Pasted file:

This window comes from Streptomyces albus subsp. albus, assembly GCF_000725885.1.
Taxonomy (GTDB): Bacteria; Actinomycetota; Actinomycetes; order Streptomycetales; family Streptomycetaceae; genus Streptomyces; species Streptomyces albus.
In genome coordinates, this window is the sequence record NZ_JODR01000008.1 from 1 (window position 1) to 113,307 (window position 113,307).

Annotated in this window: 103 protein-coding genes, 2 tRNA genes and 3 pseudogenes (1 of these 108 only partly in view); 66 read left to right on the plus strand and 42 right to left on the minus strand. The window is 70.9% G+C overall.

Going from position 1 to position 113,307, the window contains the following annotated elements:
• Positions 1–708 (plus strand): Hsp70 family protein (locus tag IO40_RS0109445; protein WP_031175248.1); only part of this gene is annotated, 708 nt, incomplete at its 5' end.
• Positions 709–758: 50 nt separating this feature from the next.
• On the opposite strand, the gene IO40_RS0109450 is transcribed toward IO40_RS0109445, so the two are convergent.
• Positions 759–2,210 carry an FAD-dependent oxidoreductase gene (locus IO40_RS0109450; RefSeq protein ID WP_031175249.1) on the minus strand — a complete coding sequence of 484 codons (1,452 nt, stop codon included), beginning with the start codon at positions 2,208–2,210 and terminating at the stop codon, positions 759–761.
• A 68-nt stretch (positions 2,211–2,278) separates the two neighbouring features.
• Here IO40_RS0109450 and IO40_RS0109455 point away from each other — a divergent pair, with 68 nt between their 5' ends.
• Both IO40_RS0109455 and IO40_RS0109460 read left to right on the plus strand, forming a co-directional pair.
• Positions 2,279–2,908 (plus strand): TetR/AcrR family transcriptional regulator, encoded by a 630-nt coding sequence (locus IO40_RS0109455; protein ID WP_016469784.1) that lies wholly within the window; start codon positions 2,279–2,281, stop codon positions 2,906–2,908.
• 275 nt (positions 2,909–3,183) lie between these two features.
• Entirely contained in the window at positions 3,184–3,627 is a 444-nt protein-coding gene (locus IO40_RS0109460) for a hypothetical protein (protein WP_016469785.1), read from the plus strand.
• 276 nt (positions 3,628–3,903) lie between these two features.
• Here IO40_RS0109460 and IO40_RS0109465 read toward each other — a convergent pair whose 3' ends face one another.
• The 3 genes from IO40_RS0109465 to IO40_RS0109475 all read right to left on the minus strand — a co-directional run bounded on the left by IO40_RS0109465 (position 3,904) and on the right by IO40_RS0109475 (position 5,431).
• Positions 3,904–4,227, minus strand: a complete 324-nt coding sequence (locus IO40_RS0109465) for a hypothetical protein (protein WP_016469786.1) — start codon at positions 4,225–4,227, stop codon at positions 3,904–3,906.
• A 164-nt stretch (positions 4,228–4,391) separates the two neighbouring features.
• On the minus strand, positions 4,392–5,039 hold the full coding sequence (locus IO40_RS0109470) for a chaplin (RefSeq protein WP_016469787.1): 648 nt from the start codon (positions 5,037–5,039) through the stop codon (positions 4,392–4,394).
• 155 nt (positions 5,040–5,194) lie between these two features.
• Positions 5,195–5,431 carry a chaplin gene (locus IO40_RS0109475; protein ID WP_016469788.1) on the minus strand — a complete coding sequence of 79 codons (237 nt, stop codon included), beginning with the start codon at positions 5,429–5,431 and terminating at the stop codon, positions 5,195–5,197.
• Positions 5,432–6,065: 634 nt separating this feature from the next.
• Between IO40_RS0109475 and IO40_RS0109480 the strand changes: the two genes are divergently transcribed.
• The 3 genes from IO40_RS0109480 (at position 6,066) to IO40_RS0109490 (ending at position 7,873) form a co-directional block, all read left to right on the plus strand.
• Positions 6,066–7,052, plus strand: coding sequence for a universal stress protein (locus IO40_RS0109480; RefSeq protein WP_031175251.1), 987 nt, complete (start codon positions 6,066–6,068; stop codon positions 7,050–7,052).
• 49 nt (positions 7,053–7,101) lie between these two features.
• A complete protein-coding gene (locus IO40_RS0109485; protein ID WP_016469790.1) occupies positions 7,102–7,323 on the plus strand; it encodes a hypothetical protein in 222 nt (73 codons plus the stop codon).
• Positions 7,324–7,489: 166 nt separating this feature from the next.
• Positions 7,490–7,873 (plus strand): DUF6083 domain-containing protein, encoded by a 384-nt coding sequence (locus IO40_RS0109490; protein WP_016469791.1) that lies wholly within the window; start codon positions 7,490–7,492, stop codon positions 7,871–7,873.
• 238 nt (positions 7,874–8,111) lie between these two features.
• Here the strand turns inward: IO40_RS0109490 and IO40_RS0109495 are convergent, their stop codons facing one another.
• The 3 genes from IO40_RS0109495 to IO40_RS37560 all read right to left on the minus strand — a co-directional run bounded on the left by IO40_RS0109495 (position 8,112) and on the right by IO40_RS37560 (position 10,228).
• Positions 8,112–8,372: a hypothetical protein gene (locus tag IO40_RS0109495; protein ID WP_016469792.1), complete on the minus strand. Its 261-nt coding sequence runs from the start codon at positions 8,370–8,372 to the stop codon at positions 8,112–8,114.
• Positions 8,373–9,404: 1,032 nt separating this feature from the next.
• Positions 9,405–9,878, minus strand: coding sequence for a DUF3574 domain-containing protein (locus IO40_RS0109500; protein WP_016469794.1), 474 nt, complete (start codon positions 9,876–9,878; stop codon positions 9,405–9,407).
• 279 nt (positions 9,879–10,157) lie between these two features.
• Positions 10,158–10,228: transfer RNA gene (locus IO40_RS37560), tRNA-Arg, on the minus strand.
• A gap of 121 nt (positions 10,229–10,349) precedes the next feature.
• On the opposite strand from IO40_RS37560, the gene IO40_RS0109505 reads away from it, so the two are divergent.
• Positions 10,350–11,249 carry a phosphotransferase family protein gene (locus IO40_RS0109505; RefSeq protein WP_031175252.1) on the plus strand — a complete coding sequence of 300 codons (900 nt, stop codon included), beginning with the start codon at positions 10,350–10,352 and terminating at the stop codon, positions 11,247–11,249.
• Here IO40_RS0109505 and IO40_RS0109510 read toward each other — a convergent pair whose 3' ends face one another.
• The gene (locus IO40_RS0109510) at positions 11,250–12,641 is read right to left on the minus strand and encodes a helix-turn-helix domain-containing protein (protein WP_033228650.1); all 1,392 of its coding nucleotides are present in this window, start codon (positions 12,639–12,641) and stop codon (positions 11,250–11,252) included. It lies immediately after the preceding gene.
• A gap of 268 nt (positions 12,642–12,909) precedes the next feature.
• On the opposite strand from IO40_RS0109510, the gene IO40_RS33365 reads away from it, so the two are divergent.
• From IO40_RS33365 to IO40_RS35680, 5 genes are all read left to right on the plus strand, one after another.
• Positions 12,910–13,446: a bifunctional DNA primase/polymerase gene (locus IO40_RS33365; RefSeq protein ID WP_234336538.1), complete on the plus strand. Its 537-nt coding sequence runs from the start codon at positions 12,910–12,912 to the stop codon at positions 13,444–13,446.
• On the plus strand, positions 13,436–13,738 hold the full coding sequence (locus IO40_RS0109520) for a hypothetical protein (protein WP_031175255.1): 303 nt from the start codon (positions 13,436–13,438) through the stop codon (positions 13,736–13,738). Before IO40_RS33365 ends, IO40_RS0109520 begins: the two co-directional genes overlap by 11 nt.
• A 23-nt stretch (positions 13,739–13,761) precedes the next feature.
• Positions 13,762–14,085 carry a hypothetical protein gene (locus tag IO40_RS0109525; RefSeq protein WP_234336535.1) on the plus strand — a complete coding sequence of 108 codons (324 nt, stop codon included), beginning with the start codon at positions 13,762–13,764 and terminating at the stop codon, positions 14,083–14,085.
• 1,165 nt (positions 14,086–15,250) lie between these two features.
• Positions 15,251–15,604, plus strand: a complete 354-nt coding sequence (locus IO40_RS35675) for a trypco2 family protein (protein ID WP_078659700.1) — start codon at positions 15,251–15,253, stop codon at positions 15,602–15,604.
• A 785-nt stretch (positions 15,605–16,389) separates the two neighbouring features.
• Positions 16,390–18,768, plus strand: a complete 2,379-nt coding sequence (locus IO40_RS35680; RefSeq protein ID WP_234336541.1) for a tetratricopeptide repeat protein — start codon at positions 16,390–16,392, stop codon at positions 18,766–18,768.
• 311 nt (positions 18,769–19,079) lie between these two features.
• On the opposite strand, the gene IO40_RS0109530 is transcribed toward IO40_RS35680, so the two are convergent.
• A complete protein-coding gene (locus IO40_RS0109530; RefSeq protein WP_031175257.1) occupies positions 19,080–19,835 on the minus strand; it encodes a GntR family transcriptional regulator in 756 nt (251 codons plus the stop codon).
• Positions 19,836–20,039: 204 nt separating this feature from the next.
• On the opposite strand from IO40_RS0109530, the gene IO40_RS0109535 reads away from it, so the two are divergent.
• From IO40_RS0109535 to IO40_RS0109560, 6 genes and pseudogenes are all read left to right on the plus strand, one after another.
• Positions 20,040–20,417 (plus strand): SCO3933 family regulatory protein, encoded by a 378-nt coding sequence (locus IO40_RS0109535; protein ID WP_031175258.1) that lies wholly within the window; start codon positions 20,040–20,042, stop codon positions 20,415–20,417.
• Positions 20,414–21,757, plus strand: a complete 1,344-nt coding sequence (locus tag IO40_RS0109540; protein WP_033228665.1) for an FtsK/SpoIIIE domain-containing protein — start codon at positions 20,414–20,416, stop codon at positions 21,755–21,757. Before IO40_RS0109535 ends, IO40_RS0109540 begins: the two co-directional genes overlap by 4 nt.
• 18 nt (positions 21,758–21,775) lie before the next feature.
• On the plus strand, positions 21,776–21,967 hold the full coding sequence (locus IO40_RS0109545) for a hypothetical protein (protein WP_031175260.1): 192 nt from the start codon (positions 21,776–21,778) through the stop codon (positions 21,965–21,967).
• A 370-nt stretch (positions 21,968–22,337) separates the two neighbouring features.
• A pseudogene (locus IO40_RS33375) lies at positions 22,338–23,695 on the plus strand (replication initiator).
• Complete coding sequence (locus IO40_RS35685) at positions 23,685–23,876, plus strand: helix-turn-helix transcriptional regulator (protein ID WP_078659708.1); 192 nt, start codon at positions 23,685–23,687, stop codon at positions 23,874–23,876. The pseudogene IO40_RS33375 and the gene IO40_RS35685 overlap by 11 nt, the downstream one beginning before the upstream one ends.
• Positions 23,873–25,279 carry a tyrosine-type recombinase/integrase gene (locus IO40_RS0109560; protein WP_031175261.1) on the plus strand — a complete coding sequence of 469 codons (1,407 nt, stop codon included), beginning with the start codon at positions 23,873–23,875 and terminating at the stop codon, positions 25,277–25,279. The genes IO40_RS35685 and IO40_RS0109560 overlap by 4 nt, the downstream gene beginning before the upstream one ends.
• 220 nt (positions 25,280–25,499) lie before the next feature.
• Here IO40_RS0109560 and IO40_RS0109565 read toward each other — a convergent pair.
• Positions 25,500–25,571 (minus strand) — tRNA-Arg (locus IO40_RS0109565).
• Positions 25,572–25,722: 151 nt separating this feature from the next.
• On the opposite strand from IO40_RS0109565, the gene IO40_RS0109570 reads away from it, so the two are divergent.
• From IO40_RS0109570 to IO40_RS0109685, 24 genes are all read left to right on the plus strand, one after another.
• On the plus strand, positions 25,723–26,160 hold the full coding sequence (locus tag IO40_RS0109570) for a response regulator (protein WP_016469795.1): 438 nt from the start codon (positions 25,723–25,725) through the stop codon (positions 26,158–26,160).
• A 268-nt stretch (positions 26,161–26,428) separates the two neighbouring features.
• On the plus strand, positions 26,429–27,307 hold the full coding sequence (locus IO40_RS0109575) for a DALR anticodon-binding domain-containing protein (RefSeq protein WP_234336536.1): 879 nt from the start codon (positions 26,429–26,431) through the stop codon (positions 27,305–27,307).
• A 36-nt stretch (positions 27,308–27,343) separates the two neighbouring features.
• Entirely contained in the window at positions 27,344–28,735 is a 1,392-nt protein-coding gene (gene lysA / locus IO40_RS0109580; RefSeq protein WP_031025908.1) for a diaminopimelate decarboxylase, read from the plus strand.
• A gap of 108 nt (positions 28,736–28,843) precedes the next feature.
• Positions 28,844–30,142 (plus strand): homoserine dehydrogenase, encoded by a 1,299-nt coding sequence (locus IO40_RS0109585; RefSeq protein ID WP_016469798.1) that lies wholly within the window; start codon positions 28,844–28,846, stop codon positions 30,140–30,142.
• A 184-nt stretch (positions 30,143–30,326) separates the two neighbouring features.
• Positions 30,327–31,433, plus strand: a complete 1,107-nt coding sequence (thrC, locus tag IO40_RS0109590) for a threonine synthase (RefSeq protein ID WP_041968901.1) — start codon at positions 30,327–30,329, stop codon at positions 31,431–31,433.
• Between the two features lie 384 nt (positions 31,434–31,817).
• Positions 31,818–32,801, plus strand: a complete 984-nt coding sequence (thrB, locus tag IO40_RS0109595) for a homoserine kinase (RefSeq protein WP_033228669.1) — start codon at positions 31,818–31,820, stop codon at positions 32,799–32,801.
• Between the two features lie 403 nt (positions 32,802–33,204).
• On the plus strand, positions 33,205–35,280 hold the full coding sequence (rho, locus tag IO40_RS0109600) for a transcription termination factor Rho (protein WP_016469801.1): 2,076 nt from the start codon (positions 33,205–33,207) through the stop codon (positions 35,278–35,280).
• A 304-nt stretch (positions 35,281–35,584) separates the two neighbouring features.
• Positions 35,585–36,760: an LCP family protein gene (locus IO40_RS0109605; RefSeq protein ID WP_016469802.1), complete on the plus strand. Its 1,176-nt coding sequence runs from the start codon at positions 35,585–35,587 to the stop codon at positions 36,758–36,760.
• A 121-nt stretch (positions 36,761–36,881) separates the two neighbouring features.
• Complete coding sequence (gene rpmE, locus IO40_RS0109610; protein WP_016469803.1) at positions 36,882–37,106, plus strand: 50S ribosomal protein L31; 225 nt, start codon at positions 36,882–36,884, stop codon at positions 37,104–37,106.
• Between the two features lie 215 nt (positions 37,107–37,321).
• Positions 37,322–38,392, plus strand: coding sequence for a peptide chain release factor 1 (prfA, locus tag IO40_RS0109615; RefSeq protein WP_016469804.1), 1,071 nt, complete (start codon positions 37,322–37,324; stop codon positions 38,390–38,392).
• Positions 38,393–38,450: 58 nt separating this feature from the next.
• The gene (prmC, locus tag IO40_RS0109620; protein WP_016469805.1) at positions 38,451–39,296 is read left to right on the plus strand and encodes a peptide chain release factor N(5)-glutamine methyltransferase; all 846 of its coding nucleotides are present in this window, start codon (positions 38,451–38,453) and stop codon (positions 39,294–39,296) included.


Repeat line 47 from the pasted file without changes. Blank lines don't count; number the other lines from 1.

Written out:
• From IO40_RS33365 to IO40_RS35680, 5 genes are all read left to right on the plus strand, one after another.